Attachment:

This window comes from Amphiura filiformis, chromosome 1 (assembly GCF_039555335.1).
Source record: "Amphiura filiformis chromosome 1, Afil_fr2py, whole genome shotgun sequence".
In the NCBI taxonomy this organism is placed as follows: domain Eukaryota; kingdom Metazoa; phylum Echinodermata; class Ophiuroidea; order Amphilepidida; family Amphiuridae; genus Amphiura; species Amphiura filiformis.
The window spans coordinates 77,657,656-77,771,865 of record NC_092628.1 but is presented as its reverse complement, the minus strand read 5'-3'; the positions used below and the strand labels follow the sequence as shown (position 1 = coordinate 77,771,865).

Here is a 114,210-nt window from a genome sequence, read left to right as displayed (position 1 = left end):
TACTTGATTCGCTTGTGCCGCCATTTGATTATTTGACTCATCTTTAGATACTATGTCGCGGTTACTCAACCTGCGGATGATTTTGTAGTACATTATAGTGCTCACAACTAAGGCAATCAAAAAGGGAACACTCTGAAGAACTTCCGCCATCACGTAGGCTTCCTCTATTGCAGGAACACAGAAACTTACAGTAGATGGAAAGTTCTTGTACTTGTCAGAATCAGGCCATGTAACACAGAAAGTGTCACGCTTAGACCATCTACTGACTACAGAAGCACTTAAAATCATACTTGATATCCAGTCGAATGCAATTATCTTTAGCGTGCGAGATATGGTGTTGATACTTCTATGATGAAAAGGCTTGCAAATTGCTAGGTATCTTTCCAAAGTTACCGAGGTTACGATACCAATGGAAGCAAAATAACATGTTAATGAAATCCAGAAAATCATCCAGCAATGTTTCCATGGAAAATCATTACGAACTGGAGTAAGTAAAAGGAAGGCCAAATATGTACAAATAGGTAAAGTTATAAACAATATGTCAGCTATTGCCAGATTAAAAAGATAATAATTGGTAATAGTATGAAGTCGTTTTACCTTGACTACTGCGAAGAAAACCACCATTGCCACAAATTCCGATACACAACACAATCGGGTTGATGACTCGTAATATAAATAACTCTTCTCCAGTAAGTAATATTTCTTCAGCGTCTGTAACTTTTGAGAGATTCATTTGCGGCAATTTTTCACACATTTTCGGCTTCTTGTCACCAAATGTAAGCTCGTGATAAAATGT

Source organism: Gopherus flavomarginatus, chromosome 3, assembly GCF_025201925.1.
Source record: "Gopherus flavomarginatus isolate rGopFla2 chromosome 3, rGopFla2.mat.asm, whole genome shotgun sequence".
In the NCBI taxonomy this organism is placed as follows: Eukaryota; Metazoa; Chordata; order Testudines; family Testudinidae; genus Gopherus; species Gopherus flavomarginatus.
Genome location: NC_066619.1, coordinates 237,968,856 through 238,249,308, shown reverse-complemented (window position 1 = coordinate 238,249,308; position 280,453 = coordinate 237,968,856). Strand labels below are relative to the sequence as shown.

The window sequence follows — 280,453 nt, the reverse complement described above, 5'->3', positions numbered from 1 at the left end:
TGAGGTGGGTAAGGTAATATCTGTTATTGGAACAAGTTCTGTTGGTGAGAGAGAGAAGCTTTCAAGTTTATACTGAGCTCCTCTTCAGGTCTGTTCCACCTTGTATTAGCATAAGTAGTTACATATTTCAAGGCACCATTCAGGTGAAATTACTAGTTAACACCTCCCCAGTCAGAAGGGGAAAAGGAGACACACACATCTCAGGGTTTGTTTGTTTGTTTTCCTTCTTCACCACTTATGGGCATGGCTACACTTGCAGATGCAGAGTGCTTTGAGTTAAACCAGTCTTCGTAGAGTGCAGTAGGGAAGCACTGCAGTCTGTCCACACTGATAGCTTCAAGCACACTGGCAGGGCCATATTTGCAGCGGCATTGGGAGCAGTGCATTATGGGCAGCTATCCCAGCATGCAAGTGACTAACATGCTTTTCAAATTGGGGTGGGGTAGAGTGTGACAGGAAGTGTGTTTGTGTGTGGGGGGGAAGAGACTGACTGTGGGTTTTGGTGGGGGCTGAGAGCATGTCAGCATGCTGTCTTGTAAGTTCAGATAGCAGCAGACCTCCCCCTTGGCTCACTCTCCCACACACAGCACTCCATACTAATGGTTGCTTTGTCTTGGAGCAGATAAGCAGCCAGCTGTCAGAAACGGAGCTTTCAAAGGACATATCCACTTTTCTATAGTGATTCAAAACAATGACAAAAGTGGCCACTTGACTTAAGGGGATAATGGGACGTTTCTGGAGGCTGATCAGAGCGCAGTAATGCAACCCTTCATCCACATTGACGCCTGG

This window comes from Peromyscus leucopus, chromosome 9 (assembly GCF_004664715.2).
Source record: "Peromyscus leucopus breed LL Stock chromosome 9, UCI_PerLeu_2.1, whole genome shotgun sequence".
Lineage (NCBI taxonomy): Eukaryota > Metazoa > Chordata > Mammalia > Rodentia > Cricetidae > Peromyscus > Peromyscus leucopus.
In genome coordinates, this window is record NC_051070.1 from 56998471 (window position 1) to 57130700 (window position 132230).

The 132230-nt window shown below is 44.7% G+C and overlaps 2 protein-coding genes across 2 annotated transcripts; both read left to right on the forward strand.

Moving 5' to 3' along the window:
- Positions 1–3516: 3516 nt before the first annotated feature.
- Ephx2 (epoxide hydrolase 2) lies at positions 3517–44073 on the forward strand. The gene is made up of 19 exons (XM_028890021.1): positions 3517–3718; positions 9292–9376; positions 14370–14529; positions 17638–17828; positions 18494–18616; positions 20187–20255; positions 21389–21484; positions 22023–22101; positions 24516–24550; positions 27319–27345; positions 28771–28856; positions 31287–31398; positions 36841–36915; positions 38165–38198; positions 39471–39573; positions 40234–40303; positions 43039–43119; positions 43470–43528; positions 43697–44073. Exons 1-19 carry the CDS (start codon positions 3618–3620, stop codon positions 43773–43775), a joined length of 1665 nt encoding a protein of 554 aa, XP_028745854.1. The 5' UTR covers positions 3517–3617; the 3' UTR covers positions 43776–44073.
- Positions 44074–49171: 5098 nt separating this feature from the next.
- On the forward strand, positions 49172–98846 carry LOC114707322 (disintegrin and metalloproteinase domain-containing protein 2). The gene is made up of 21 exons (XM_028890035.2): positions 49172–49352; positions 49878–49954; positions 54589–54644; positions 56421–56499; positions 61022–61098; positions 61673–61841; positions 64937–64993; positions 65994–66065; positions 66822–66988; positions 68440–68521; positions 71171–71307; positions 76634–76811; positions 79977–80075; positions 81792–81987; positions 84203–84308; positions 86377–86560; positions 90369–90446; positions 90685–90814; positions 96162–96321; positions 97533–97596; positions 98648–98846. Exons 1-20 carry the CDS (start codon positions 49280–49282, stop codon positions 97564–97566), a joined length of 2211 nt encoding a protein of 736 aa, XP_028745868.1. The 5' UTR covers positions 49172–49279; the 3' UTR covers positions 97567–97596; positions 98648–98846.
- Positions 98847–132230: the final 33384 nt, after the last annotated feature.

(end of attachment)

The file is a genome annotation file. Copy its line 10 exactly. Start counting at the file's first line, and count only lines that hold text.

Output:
Genome location: NC_066619.1, coordinates 237,968,856 through 238,249,308, shown reverse-complemented (window position 1 = coordinate 238,249,308; position 280,453 = coordinate 237,968,856). Strand labels below are relative to the sequence as shown.